Whether you call them Woolly Bears, Woolly Worms, or Fuzzy Bear Caterpillars if you listen to the old wives' tale they can predict the upcoming winter weather.

I've seen a few of them at my house and just like when I was a kid I pick them up and examine their bands of black and brown bands. Somehow, in my mind, it made sense to me that these little caterpillars somehow were going to let me know how bad this season's winter was going to be. Of course, as a kid, I thought it predicted how many snow days we would have off from school.

According to folklore, the amount of black on the woolly bear in autumn varies proportionately with the severity of the coming winter in the locality where the caterpillar is found.  The longer the woolly bear's black bands, the longer, colder, snowier, and more severe the winter will be.  Similarly, the wider the middle brown band is associated with a milder upcoming winter.  The position of the longest dark bands supposedly indicates which part of winter will be coldest or hardest.  If the head end of the caterpillar is dark, the beginning of winter will be severe.  If the tail end is dark, the end of winter will be cold. In addition, the woolly bear caterpillar has 13 segments to its body, which traditional forecasters say correspond to the 13 weeks of winter.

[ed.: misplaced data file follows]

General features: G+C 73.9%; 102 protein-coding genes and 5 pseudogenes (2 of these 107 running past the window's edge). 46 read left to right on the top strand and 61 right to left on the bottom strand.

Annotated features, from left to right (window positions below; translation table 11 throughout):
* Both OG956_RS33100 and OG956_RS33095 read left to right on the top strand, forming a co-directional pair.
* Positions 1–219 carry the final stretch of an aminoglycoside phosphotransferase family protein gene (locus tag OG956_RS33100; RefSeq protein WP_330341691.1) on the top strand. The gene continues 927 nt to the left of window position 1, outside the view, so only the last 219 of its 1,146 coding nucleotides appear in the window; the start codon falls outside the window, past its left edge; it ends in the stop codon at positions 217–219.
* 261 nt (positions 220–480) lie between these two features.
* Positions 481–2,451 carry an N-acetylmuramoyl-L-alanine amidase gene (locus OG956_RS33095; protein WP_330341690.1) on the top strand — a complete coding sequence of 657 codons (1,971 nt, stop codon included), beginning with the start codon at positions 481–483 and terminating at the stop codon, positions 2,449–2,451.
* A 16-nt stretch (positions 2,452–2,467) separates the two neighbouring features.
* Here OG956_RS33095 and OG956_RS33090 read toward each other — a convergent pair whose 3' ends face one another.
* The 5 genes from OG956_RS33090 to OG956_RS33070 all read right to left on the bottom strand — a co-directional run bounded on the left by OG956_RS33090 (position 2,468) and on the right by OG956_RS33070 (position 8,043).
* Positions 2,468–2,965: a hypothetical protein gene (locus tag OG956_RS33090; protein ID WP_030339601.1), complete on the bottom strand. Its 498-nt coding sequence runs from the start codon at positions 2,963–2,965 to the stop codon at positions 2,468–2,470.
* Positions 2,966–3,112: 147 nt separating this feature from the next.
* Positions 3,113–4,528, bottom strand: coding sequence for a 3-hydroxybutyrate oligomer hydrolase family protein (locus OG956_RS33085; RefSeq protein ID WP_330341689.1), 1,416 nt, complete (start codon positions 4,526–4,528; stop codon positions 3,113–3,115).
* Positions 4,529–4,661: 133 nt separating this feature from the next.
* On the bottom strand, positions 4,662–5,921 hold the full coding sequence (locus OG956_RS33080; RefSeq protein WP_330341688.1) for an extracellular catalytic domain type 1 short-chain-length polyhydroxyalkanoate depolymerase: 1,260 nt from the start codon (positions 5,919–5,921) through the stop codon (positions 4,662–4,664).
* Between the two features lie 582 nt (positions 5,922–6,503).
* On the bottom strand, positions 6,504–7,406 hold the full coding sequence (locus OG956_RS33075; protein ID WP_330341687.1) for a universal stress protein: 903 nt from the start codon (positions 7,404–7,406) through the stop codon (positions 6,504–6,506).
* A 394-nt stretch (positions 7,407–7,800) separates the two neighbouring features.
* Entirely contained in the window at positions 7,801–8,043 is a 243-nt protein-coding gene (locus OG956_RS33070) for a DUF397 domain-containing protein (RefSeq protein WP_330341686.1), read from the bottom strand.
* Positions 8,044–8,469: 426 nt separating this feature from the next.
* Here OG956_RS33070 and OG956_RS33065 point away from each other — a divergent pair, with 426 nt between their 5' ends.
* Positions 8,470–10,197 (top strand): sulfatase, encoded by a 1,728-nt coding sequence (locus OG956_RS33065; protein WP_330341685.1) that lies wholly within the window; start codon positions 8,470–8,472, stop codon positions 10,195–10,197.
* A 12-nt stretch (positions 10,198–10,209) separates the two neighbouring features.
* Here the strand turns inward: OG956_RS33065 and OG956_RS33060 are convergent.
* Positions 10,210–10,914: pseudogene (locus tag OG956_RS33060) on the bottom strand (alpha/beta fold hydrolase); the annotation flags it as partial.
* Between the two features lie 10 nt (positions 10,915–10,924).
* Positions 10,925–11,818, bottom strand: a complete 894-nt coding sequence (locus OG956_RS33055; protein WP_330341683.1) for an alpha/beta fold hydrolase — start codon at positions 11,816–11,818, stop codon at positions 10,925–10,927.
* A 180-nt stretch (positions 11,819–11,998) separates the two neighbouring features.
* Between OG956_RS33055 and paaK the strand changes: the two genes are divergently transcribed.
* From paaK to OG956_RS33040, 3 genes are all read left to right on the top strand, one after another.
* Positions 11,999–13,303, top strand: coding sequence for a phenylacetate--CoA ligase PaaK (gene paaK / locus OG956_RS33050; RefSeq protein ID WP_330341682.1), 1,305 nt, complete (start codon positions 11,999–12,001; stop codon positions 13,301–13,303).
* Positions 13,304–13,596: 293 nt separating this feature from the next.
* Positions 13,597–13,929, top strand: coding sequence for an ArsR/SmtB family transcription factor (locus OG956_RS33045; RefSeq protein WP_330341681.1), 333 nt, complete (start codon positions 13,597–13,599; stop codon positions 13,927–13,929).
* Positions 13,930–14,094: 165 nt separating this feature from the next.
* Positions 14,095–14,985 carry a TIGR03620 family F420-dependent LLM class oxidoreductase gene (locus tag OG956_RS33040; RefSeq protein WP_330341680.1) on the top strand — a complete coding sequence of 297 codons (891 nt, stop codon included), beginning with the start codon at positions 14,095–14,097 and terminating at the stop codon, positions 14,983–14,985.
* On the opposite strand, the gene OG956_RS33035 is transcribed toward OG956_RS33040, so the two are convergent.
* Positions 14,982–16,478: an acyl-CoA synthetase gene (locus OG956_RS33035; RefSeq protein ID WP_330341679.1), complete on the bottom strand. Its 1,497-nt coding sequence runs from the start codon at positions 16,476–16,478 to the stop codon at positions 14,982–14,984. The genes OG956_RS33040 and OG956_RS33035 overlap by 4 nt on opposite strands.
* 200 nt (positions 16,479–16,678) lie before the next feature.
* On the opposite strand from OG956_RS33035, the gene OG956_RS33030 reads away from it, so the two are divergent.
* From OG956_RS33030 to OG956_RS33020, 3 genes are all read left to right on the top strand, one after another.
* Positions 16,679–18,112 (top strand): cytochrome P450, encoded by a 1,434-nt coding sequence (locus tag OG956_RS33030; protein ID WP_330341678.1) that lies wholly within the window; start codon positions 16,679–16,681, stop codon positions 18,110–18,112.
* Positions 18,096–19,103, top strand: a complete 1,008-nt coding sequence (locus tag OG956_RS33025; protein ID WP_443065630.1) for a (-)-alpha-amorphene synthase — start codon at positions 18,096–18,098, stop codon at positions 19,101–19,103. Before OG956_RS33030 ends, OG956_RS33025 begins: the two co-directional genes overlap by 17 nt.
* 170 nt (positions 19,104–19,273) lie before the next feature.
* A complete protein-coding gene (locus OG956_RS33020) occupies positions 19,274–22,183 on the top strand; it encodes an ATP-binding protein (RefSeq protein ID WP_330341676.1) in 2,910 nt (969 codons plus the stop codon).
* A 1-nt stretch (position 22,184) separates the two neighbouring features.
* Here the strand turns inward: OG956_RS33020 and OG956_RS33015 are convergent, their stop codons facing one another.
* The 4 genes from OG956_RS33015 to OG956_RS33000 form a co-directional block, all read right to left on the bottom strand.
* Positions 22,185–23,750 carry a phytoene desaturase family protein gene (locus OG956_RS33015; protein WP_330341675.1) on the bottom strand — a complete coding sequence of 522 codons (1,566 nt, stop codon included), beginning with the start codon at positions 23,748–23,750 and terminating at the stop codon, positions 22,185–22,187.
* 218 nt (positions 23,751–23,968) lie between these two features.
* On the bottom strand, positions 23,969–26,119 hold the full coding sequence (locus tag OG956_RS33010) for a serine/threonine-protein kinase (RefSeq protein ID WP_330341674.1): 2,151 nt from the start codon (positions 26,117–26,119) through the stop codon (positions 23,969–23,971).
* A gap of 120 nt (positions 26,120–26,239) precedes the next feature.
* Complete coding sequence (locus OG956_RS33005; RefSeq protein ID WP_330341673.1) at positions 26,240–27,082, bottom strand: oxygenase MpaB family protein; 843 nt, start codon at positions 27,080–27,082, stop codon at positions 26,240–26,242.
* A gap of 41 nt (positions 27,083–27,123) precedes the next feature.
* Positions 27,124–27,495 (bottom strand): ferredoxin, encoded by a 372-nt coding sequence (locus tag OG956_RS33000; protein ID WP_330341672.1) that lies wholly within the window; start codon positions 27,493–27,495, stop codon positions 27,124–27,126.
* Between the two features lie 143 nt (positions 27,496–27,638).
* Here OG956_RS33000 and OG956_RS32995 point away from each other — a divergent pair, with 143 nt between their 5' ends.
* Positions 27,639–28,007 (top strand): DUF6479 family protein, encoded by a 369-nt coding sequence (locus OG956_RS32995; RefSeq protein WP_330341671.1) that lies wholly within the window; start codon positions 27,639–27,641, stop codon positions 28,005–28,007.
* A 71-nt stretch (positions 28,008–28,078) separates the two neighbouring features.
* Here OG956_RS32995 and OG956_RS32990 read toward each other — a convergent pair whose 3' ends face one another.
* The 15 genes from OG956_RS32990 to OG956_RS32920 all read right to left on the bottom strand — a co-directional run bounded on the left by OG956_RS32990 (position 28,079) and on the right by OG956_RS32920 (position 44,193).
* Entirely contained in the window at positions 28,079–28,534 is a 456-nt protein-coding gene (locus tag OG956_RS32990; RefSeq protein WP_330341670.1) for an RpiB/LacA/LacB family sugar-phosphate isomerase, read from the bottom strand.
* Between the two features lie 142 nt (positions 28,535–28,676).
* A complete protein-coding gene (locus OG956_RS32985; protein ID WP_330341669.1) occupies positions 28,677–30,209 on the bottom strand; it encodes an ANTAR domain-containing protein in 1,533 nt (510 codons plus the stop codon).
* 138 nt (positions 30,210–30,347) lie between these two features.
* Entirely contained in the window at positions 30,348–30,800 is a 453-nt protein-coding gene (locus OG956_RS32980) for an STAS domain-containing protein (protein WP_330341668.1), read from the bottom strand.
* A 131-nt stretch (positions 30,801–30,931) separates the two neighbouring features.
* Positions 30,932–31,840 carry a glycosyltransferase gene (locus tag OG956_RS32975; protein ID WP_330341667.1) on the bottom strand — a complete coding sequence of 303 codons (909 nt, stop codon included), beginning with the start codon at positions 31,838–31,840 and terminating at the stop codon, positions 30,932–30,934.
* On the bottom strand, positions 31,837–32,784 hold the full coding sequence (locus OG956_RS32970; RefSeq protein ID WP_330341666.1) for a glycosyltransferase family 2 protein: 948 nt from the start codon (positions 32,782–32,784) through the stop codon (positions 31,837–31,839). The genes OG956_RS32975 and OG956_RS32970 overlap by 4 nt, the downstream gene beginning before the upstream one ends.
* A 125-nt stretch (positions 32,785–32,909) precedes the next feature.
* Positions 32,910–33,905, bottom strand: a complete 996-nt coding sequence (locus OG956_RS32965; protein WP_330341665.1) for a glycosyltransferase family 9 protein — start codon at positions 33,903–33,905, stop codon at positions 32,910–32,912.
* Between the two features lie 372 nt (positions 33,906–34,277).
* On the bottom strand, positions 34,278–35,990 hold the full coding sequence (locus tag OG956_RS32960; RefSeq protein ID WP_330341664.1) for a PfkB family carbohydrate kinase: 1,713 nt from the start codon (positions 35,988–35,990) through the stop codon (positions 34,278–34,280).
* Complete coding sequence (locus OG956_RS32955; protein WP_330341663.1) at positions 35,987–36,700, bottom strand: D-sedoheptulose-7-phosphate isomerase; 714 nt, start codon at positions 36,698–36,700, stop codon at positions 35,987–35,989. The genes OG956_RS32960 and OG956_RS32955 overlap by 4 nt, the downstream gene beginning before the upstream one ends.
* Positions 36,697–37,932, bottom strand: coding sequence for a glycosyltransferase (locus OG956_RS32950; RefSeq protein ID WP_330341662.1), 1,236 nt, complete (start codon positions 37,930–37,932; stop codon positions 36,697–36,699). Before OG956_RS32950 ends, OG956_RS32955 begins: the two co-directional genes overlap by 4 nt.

So, according to this little fuzzy dude that was spotted near Amsterdam, NY it looks like a really mild start to winter with a harsh, cold, and snowy end to the season. The Woolly Bears I've seen in my yard have had black on both ends indicating a more harsh start and finish to winter. Hummmm, It's almost like there's no consistency to this forecasting tool.  

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